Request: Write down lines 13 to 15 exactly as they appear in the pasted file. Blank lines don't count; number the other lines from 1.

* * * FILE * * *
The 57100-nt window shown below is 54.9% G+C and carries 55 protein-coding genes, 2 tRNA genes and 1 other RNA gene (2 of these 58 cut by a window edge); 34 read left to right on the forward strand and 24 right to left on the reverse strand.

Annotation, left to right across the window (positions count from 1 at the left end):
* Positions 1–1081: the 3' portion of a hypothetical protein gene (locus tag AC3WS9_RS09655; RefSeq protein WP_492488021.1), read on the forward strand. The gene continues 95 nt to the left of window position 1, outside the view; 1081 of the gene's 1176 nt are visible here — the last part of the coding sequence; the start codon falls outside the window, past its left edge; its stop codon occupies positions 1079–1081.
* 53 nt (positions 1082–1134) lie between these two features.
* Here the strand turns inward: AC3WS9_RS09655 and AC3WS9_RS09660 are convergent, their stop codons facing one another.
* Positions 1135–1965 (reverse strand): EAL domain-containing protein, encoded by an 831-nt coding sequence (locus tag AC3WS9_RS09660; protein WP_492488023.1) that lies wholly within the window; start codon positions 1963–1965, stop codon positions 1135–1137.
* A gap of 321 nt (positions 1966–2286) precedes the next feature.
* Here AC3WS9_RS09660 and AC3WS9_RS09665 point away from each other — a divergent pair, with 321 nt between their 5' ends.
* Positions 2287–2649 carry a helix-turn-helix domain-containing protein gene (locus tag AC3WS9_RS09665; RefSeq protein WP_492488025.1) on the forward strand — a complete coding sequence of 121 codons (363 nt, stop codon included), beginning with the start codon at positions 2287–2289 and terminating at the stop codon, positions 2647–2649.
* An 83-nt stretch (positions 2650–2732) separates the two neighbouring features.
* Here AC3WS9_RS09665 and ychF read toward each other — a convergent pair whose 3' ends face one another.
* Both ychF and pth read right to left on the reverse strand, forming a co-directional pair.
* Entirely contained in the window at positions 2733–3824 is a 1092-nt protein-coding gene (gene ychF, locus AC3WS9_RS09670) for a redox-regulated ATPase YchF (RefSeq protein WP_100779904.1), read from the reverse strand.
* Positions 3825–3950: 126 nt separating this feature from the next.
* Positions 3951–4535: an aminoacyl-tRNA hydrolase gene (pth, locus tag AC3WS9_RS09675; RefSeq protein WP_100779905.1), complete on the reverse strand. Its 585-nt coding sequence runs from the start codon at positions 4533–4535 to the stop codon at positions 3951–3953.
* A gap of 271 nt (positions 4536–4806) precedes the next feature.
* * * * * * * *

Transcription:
* Entirely contained in the window at positions 2733–3824 is a 1092-nt protein-coding gene (gene ychF, locus AC3WS9_RS09670) for a redox-regulated ATPase YchF (RefSeq protein WP_100779904.1), read from the reverse strand.
* Positions 3825–3950: 126 nt separating this feature from the next.
* Positions 3951–4535: an aminoacyl-tRNA hydrolase gene (pth, locus tag AC3WS9_RS09675; RefSeq protein WP_100779905.1), complete on the reverse strand. Its 585-nt coding sequence runs from the start codon at positions 4533–4535 to the stop codon at positions 3951–3953.